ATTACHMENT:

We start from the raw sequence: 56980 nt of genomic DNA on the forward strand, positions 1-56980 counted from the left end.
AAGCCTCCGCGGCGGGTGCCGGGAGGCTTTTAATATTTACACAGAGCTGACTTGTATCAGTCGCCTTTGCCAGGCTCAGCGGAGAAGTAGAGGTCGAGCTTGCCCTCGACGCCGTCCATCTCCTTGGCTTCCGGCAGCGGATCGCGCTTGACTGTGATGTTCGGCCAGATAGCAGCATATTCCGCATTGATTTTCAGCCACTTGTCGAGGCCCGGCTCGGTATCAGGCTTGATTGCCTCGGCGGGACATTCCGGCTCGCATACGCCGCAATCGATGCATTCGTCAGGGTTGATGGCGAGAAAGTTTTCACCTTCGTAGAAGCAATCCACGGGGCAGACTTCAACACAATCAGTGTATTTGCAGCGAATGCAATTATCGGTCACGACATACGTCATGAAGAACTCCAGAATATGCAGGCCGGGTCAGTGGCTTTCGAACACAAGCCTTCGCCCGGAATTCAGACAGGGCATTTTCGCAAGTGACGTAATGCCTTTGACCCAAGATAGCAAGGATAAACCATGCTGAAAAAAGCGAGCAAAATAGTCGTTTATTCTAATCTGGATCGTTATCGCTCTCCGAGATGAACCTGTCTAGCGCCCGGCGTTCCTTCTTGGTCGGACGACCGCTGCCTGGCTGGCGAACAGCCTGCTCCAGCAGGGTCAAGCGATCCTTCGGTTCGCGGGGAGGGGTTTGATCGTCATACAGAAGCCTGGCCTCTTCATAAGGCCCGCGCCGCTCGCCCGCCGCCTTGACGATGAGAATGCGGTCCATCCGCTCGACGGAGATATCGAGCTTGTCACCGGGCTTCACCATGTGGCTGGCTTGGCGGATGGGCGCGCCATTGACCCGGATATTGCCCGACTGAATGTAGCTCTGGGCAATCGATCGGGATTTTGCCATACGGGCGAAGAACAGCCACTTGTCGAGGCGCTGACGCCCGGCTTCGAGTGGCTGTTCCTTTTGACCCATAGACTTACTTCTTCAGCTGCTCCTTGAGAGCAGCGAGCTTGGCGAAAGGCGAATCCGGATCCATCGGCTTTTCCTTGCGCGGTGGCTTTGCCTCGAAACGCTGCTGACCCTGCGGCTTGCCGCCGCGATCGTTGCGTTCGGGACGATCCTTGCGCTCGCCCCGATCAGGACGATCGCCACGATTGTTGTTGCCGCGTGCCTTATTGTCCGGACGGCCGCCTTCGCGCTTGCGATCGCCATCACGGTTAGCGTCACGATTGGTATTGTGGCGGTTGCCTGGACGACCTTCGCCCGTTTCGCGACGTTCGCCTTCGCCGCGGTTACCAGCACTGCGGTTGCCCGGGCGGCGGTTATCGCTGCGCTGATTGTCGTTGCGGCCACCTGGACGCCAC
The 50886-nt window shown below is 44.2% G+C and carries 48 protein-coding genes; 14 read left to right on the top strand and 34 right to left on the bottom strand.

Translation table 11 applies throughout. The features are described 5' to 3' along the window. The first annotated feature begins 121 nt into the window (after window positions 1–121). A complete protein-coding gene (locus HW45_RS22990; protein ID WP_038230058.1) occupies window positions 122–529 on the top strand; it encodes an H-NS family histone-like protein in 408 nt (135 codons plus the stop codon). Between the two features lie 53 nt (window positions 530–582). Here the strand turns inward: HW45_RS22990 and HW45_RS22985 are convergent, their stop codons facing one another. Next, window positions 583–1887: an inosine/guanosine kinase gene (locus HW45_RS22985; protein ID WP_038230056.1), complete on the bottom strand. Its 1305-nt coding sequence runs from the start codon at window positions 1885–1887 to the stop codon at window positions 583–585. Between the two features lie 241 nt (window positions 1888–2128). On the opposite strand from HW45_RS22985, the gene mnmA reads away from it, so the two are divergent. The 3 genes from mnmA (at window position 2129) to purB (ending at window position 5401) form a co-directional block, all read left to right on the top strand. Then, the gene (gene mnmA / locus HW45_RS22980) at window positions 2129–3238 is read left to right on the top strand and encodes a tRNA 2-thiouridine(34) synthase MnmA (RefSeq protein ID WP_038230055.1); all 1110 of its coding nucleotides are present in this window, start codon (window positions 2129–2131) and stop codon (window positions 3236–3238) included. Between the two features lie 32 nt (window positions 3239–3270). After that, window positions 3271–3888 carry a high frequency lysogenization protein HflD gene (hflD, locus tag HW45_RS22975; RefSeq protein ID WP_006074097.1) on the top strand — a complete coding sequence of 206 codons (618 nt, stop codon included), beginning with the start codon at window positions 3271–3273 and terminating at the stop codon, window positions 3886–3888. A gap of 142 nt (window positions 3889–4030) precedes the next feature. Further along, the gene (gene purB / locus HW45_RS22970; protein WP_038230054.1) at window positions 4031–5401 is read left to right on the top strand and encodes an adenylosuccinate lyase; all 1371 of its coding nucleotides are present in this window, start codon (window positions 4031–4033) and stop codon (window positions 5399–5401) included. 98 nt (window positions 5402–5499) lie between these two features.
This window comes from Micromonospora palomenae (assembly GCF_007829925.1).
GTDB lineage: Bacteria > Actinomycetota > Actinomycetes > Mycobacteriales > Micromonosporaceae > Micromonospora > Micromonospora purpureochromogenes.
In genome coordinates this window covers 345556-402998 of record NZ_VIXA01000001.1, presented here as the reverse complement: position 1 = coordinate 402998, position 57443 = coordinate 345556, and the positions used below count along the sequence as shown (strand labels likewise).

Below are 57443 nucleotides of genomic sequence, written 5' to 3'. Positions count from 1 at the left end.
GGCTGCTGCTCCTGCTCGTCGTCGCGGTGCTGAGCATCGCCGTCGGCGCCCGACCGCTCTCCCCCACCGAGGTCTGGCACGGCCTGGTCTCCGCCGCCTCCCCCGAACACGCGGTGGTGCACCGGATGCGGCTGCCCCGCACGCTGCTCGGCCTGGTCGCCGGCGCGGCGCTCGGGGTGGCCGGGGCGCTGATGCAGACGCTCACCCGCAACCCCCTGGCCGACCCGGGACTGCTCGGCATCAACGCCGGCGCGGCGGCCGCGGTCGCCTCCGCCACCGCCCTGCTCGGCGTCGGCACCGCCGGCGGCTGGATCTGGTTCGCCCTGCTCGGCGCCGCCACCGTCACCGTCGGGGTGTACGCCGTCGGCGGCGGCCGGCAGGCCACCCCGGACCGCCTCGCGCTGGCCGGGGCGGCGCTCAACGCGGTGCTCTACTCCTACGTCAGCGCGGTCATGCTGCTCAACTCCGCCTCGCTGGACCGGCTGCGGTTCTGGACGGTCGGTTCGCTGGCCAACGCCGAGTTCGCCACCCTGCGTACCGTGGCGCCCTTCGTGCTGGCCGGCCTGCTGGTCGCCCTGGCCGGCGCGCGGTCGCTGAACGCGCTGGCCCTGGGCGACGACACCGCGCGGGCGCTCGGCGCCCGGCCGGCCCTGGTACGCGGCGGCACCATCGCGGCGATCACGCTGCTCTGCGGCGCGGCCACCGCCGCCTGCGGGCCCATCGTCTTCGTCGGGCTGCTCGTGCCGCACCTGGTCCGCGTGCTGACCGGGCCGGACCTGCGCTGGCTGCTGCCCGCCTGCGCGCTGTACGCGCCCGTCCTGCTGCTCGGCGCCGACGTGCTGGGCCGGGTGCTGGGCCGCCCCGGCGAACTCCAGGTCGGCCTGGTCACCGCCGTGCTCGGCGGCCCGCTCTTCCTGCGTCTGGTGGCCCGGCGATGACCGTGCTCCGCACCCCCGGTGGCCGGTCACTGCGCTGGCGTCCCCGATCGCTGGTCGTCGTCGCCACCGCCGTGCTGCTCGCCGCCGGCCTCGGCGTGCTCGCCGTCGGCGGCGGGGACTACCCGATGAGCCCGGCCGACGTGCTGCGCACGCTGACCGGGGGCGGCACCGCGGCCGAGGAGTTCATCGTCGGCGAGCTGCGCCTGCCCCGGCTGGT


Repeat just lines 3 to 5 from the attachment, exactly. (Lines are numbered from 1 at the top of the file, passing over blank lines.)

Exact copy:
The 50886-nt window shown below is 44.2% G+C and carries 48 protein-coding genes; 14 read left to right on the top strand and 34 right to left on the bottom strand.

Translation table 11 applies throughout. The features are described 5' to 3' along the window. The first annotated feature begins 121 nt into the window (after window positions 1–121). A complete protein-coding gene (locus HW45_RS22990; protein ID WP_038230058.1) occupies window positions 122–529 on the top strand; it encodes an H-NS family histone-like protein in 408 nt (135 codons plus the stop codon). Between the two features lie 53 nt (window positions 530–582). Here the strand turns inward: HW45_RS22990 and HW45_RS22985 are convergent, their stop codons facing one another. Next, window positions 583–1887: an inosine/guanosine kinase gene (locus HW45_RS22985; protein ID WP_038230056.1), complete on the bottom strand. Its 1305-nt coding sequence runs from the start codon at window positions 1885–1887 to the stop codon at window positions 583–585. Between the two features lie 241 nt (window positions 1888–2128). On the opposite strand from HW45_RS22985, the gene mnmA reads away from it, so the two are divergent. The 3 genes from mnmA (at window position 2129) to purB (ending at window position 5401) form a co-directional block, all read left to right on the top strand. Then, the gene (gene mnmA / locus HW45_RS22980) at window positions 2129–3238 is read left to right on the top strand and encodes a tRNA 2-thiouridine(34) synthase MnmA (RefSeq protein ID WP_038230055.1); all 1110 of its coding nucleotides are present in this window, start codon (window positions 2129–2131) and stop codon (window positions 3236–3238) included. Between the two features lie 32 nt (window positions 3239–3270). After that, window positions 3271–3888 carry a high frequency lysogenization protein HflD gene (hflD, locus tag HW45_RS22975; RefSeq protein ID WP_006074097.1) on the top strand — a complete coding sequence of 206 codons (618 nt, stop codon included), beginning with the start codon at window positions 3271–3273 and terminating at the stop codon, window positions 3886–3888. A gap of 142 nt (window positions 3889–4030) precedes the next feature. Further along, the gene (gene purB / locus HW45_RS22970; protein WP_038230054.1) at window positions 4031–5401 is read left to right on the top strand and encodes an adenylosuccinate lyase; all 1371 of its coding nucleotides are present in this window, start codon (window positions 4031–4033) and stop codon (window positions 5399–5401) included. 98 nt (window positions 5402–5499) lie between these two features.
This window comes from Micromonospora palomenae (assembly GCF_007829925.1).